The 2023 American Academy of Ophthalmology course, "Exotropia: State of the Art 2023," delved into crucial insights from recent Pediatric Eye Disease Investigator Group (PEDIG) studies, offering a scintillating exploration of exotropia diagnosis and management.
Highlighted during the course were three pivotal PEDIG studies, presented and co-authored by Benjamin Ticho MD. The first investigated the efficacy of Overminus glasses, shedding light on their role in exotropia treatment. The second delved into part-time patching, unraveling its effectiveness for intermittent exotropia. Lastly, a comparative analysis of symmetric bilateral lateral rectus recessions versus recess-respect procedures provided nuanced perspectives on surgical interventions.
These studies collectively enriched the understanding of exotropia, offering evidence-based approaches for clinicians.
The article investigates the long-term effects of overminus lens treatment on refractive error in children with intermittent exotropia. The study found that overminus lenses resulted in a greater myopic shift compared to nonoverminus lenses after one year of treatment. Importantly, this myopic shift persisted over the 2-year period after discontinuing overminus spectacles. The study warns clinicians of the long-term refractive risk of this particular nonsurgical treatment for managing childhood intermittent exotropia.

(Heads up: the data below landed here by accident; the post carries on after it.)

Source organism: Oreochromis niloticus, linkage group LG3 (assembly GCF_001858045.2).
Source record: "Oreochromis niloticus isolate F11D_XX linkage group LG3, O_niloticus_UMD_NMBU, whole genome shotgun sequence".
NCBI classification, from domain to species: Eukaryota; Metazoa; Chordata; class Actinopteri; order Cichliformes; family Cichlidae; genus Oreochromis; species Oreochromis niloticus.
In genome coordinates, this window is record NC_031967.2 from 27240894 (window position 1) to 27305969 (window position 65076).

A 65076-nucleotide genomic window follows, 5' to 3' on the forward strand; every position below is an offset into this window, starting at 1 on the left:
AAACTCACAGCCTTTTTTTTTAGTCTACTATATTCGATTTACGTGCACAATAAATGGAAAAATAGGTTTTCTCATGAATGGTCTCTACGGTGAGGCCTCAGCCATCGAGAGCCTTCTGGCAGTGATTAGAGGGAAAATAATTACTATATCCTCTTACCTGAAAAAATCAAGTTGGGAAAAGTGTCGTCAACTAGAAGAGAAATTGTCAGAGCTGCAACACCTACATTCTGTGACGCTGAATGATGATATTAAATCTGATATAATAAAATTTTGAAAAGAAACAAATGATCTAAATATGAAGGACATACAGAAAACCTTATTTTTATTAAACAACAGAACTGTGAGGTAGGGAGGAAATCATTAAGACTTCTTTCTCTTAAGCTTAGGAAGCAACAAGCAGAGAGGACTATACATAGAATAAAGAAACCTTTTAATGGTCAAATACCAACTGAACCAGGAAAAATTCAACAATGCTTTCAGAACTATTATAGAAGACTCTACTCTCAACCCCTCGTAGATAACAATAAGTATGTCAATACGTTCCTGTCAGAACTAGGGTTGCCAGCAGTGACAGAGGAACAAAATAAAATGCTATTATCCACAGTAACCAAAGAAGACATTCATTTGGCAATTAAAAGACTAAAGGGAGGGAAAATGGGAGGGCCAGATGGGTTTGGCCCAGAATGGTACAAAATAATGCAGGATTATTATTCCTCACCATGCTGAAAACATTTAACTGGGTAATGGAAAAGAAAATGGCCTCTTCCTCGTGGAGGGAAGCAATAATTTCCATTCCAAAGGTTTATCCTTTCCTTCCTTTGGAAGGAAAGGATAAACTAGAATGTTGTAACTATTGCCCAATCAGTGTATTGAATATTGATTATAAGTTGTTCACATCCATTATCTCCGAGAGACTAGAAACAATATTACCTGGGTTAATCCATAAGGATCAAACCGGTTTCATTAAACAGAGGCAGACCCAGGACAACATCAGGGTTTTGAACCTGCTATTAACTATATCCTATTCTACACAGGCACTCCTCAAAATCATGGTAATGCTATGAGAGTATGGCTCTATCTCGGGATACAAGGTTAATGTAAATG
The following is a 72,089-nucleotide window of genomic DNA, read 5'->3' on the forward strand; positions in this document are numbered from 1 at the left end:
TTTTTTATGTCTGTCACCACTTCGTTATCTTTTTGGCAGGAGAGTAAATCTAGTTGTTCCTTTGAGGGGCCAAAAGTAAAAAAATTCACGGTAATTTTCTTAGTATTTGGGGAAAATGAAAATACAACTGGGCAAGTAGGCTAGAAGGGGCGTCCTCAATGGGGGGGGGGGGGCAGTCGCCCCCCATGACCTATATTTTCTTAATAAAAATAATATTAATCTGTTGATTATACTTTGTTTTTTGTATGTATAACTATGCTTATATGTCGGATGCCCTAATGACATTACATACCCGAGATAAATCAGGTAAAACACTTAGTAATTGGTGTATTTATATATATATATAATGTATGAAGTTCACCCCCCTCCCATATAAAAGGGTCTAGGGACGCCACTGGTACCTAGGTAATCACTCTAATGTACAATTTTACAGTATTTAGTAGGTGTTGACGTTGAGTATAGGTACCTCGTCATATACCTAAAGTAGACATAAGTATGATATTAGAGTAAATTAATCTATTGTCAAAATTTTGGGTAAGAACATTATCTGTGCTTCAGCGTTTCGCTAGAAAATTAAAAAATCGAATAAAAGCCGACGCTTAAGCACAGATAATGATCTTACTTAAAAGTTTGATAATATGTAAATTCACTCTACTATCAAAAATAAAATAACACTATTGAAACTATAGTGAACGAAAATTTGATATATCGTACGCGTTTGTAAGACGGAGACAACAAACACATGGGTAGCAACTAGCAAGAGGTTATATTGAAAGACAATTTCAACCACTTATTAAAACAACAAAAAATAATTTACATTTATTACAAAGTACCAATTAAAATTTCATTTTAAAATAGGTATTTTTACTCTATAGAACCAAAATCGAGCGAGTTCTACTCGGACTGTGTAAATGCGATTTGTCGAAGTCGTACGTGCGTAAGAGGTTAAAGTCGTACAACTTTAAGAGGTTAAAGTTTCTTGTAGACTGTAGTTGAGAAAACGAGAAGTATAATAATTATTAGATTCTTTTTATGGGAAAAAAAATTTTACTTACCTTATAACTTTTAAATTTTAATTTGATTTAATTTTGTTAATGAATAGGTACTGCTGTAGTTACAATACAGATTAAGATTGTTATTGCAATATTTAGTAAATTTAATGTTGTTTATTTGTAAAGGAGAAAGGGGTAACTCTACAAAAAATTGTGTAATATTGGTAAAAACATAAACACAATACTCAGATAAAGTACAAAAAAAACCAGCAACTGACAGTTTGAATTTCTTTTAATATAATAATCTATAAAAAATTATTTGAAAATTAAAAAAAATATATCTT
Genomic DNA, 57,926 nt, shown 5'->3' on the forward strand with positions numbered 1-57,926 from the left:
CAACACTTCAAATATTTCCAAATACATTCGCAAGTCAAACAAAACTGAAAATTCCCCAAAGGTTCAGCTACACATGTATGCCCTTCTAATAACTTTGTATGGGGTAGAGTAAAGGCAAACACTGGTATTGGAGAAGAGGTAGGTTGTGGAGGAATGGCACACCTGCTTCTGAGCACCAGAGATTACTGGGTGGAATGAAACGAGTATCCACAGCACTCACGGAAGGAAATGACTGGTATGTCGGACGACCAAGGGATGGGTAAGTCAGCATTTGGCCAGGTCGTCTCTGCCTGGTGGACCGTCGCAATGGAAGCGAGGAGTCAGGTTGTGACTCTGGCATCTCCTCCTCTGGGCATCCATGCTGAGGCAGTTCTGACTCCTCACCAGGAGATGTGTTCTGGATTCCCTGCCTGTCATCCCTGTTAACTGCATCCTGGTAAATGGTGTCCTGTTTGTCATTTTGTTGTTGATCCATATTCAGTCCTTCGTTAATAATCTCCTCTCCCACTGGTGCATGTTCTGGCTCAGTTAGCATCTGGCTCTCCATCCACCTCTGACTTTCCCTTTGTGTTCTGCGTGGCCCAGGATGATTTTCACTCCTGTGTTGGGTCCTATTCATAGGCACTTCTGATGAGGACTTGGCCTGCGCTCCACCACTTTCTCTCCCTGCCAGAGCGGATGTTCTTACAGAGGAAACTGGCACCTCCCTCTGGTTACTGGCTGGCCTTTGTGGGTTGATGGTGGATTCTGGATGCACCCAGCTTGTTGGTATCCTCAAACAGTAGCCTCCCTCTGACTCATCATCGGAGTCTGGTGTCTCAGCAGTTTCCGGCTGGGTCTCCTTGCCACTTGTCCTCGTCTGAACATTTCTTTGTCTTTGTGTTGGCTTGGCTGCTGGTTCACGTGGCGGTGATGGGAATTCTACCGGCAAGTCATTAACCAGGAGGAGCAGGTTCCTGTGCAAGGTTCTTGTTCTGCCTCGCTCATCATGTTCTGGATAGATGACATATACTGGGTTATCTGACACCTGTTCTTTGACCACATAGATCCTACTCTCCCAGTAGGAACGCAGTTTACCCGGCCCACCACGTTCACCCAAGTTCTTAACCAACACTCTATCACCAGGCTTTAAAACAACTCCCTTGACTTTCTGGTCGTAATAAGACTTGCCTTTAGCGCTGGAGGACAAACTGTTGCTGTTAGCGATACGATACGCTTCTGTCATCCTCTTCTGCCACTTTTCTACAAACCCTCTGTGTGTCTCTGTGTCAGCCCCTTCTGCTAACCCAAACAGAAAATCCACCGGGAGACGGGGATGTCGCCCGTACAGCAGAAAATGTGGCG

This second PEDIG study, also published this year, compared part-time patching to observation in 306 participants aged 3 to under 11. Focused on distance control, the research reveals that, at 3 and 6 months, part-time patching demonstrates a mean difference of 0.4 and 0.3 points, respectively, in control scores compared to observation. Notably, 29% of patched participants exhibit a 2-point or more improvement at 3 months, compared to 18% in the observation group. The findings suggest potential benefits of part-time patching but emphasize that the treatment effects are small and possibly not stable after part-time patching is discontinued.
The third PEDIG 2023 publication studied 197 children aged 3 to under 11 with basic-type intermittent exotropia (IXT) randomized to bilateral lateral rectus recession (BLRc) versus unilateral lateral rectus recession combined with medial rectus resection in the same eye (R&R). While the initial results showed little outcome difference between the two surgical approaches, follow-up study spanning 8 years suggested that unilateral R&R might yield slightly better long-term outcomes than BLRc for basic-type childhood IXT.
Among the 123 participants who continued follow-up after the 3-year primary outcome visit, the cumulative probability of suboptimal surgical outcome by 8 years was 68% for BLRc and 53% for R&R. Although the primary outcome difference wasn't statistically significant, secondary outcomes showed notable distinctions. Complete or near-complete resolution at 8 years was 15% for BLRc and 37% for R&R. The cumulative probability of reoperation was 30% for BLRc and 11% for R&R. Dr. Ticho opined no strong preference for one surgical approach over the other for childhood IXT.
Dr. Ticho is an Associate Professor of Ophthalmology at The University of Illinois at Chicago. His participation in the three PEDIG studies took place in private practice at Ticho Eye Associates.
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